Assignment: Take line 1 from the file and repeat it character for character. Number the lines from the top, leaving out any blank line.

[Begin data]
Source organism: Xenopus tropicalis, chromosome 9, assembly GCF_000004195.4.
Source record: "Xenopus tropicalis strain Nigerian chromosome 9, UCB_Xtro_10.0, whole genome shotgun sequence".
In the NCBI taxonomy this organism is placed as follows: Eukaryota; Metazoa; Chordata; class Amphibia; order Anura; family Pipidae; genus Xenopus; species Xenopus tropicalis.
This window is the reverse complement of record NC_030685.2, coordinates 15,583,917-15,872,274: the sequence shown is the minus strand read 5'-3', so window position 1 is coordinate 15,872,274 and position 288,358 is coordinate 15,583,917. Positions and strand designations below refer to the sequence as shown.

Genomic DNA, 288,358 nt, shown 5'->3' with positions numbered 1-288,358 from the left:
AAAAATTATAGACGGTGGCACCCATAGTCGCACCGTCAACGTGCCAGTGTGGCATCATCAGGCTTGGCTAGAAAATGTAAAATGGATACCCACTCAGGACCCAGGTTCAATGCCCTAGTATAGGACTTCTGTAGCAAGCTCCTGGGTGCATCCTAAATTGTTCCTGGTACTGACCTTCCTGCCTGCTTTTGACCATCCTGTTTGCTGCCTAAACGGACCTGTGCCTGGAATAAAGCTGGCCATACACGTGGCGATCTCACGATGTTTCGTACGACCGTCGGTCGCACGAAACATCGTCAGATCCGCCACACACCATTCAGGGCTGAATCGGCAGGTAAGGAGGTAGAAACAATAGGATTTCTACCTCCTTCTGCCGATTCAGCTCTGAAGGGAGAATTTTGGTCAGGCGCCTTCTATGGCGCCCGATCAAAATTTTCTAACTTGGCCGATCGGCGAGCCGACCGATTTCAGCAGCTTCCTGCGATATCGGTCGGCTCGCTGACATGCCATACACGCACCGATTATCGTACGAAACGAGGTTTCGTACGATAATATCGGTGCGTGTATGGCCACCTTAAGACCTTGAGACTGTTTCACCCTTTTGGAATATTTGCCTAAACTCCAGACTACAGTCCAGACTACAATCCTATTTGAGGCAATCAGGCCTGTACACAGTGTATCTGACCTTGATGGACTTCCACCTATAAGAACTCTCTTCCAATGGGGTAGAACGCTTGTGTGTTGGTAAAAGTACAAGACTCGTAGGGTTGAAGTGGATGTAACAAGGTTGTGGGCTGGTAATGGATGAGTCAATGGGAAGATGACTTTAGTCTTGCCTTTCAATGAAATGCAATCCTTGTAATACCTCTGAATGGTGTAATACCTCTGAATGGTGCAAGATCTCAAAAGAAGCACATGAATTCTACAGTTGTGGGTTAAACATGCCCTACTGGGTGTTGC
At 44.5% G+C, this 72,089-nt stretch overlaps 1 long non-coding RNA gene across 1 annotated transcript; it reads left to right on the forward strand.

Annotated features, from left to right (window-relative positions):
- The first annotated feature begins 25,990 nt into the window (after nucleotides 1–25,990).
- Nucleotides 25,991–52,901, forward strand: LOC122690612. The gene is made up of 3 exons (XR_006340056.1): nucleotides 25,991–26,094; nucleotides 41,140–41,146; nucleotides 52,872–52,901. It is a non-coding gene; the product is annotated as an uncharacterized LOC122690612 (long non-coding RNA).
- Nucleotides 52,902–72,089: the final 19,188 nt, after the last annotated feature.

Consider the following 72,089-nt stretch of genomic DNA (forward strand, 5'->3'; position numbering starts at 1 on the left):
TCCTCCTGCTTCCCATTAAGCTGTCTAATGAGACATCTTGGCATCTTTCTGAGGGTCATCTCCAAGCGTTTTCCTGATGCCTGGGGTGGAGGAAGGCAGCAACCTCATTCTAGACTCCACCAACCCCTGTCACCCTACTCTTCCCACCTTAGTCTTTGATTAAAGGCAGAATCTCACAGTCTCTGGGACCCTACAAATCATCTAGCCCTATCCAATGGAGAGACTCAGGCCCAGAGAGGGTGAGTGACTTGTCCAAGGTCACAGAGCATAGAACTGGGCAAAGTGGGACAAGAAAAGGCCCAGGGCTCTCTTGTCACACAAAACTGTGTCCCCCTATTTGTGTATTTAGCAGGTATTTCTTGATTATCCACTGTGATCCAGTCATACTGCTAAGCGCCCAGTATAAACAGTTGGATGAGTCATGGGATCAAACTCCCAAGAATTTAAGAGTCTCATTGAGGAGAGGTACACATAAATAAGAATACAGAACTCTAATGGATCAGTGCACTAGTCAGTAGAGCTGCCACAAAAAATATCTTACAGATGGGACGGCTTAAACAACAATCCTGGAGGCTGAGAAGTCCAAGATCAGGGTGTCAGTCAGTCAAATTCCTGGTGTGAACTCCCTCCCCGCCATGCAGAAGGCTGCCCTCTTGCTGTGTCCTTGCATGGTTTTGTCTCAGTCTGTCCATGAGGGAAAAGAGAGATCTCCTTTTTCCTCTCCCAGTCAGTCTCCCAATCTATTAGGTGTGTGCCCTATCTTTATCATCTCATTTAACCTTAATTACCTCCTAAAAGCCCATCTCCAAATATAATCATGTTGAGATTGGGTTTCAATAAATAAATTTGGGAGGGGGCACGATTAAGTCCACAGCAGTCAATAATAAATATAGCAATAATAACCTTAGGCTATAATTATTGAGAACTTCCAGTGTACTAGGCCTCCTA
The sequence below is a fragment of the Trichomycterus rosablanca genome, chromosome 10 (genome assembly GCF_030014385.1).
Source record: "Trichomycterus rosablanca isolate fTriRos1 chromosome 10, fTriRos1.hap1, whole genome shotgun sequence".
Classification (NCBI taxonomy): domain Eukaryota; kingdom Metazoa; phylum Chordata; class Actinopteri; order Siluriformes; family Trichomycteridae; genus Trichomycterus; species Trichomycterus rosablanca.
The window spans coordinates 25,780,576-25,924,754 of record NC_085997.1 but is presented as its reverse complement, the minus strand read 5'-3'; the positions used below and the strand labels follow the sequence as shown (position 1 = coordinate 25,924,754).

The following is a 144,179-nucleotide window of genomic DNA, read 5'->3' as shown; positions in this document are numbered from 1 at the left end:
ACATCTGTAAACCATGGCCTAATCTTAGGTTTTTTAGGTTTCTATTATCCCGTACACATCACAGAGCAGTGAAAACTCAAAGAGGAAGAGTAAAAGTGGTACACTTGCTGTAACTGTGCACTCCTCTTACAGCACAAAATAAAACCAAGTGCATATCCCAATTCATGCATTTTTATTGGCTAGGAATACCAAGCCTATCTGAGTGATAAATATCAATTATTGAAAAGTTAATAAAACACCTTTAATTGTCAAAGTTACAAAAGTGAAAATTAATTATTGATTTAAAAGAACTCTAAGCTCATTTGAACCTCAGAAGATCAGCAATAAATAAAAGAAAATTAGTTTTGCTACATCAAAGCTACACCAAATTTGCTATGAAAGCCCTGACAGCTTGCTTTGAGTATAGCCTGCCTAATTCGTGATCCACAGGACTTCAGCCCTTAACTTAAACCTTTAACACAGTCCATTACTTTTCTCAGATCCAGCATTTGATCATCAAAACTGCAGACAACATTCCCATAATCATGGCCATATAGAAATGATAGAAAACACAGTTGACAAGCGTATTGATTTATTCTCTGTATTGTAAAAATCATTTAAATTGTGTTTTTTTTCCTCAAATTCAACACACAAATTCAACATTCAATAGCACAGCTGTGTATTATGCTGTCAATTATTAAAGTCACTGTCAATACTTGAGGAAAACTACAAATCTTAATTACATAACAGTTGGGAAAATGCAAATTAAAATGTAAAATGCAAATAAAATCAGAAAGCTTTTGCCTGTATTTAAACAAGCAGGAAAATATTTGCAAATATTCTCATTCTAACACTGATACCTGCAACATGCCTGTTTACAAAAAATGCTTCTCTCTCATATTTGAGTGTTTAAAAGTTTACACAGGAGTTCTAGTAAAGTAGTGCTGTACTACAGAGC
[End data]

Source organism: Xenopus tropicalis, chromosome 9, assembly GCF_000004195.4.